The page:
In the course of time however, the government has now eventually conceded that indeed extrajudicial killings have occurred in the country and promised to protect human rights and those defending it. Interestingly, this concession did not happen until the report was presented by Alston at a United Nations 11th Session of the UN Human Rights Council held in Geneva recently.
A delegation representing the coalition government made up of the Party of National Unity (PNU) and the Orange Democratic Movement (ODM) gave the government’s point of view at the Geneva conference. Perhaps this concession by the coalition government might be an indicator that finally there is commitment to reforms, particularly in the police force.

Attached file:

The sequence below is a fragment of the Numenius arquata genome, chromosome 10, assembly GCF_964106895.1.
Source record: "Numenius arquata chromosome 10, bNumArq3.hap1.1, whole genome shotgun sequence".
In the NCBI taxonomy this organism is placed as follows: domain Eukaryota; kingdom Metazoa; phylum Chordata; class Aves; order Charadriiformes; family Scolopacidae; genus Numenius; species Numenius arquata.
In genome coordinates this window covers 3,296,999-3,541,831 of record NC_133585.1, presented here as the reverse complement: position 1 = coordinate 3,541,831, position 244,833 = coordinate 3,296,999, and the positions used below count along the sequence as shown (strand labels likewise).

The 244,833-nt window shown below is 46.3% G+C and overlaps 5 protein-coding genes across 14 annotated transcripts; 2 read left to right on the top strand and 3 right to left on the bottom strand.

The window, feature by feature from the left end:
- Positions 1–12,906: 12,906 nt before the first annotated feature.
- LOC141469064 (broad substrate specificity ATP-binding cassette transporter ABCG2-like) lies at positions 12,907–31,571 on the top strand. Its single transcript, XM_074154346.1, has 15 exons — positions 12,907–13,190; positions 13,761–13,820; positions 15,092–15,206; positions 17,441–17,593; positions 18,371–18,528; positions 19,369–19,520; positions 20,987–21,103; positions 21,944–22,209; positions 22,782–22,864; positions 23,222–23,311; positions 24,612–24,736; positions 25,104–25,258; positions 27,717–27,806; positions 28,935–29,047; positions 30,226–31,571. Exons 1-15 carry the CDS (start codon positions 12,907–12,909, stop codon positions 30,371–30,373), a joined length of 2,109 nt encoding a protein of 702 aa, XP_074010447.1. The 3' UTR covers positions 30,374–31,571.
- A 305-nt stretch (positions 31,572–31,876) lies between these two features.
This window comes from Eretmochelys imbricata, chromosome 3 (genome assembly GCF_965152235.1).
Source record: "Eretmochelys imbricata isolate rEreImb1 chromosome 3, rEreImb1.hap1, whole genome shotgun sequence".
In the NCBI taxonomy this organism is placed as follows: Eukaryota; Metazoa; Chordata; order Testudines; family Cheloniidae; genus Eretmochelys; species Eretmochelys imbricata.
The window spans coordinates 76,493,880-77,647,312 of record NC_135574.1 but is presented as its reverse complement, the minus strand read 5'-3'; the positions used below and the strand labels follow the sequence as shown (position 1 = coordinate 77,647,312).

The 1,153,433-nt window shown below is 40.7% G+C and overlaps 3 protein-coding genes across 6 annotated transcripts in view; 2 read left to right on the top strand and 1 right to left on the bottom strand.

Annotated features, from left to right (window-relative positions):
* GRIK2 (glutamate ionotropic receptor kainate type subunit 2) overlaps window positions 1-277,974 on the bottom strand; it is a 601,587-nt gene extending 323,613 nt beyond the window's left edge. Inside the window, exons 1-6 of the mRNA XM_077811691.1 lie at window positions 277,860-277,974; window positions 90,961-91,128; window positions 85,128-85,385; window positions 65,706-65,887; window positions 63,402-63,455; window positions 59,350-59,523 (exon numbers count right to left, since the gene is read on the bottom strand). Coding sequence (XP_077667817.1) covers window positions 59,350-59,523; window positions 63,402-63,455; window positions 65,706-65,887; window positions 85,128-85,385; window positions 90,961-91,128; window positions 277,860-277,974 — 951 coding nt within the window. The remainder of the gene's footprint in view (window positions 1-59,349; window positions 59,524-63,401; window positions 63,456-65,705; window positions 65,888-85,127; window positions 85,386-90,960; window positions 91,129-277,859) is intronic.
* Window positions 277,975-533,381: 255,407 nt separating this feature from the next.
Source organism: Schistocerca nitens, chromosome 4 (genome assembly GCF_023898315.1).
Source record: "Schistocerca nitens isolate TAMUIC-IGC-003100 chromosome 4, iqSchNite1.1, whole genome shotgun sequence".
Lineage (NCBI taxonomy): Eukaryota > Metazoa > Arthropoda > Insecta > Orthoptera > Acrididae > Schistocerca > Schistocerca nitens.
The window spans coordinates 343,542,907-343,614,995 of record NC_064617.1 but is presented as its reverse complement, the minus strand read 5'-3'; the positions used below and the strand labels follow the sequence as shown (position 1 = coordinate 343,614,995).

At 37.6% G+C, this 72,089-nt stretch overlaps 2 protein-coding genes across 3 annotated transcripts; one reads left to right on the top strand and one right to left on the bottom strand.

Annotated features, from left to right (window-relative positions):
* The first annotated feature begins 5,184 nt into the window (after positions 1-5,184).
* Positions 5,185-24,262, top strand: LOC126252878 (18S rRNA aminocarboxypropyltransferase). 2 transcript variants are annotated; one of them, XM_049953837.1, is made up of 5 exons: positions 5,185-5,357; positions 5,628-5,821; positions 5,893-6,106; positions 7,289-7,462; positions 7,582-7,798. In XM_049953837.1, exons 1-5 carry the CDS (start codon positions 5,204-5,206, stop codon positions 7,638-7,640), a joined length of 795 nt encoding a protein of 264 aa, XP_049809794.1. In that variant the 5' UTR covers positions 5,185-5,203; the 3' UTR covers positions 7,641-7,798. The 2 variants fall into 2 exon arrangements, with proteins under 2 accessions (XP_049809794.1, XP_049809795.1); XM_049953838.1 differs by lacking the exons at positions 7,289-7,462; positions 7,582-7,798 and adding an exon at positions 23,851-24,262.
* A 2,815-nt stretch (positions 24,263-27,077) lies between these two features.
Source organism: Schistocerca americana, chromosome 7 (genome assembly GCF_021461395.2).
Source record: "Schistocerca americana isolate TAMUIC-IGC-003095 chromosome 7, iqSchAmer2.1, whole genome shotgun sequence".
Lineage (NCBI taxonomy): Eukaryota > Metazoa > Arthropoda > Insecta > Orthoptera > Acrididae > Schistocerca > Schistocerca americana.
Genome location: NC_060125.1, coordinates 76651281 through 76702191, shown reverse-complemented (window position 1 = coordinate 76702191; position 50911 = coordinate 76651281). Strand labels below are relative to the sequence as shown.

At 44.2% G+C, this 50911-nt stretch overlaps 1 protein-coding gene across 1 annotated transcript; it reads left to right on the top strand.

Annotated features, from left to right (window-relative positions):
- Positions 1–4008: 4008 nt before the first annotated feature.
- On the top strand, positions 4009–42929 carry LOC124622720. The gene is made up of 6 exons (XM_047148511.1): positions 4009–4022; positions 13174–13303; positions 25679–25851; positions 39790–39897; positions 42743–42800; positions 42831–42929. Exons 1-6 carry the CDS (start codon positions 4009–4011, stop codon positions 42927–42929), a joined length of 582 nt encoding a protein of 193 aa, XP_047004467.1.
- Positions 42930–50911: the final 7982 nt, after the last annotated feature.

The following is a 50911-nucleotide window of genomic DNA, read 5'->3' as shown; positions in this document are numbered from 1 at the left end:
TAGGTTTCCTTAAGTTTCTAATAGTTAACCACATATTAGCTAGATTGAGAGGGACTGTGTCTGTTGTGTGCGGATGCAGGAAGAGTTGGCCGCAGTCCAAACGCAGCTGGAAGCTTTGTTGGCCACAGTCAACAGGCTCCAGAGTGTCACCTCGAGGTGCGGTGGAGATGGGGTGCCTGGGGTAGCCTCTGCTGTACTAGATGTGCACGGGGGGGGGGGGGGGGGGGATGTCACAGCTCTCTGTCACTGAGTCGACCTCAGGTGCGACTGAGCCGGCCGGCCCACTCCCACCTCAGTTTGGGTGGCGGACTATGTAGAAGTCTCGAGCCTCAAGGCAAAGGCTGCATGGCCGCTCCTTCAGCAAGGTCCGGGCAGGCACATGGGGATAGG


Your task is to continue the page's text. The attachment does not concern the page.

The Kenya Police Force has now been put on the spot and a wide aray of stakeholders have been pressing for reforms. Among other allegations, police have been accused of being unable to fight spiraling crime especially relating to the crack down on organized criminal groups such as the dreaded outlawed mungiki sect and sungu-sungu. Instead, the police are accused of dealing with such organized criminal groups through excessive force and extra-judicial killings.
The notorious mungiki has its origin as a traditional religious sect but over the past decade and a half, the sect has transformed itself into a Kenyan version of the mafia involved in murder, dismembering the bodies of their victims, extortion, abduction and racketeering, just to mention a few atrocities committed against innocent Kenyans.Continue